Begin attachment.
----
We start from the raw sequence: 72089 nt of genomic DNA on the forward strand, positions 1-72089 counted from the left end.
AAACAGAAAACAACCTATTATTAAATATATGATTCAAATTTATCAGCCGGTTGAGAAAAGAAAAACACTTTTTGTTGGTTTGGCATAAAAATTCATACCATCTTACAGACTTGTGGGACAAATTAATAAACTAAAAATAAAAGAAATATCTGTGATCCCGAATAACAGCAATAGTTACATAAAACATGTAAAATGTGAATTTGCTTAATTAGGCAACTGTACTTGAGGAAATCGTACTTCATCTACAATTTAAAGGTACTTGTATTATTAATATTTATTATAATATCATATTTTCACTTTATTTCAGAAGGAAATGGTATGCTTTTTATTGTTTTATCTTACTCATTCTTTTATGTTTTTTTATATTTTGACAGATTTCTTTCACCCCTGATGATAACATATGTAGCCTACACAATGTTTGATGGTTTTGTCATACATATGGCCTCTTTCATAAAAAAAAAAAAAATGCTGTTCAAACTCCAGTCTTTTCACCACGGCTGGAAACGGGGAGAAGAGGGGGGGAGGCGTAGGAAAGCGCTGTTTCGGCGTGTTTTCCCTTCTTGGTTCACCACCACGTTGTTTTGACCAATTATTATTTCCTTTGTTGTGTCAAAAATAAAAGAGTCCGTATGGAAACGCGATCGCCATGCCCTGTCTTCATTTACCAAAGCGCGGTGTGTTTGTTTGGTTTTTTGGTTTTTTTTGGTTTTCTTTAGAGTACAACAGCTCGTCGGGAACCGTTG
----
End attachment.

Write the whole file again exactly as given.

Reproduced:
We start from the raw sequence: 72089 nt of genomic DNA on the forward strand, positions 1-72089 counted from the left end.
AAACAGAAAACAACCTATTATTAAATATATGATTCAAATTTATCAGCCGGTTGAGAAAAGAAAAACACTTTTTGTTGGTTTGGCATAAAAATTCATACCATCTTACAGACTTGTGGGACAAATTAATAAACTAAAAATAAAAGAAATATCTGTGATCCCGAATAACAGCAATAGTTACATAAAACATGTAAAATGTGAATTTGCTTAATTAGGCAACTGTACTTGAGGAAATCGTACTTCATCTACAATTTAAAGGTACTTGTATTATTAATATTTATTATAATATCATATTTTCACTTTATTTCAGAAGGAAATGGTATGCTTTTTATTGTTTTATCTTACTCATTCTTTTATGTTTTTTTATATTTTGACAGATTTCTTTCACCCCTGATGATAACATATGTAGCCTACACAATGTTTGATGGTTTTGTCATACATATGGCCTCTTTCATAAAAAAAAAAAAAATGCTGTTCAAACTCCAGTCTTTTCACCACGGCTGGAAACGGGGAGAAGAGGGGGGGAGGCGTAGGAAAGCGCTGTTTCGGCGTGTTTTCCCTTCTTGGTTCACCACCACGTTGTTTTGACCAATTATTATTTCCTTTGTTGTGTCAAAAATAAAAGAGTCCGTATGGAAACGCGATCGCCATGCCCTGTCTTCATTTACCAAAGCGCGGTGTGTTTGTTTGGTTTTTTGGTTTTTTTTGGTTTTCTTTAGAGTACAACAGCTCGTCGGGAACCGTTG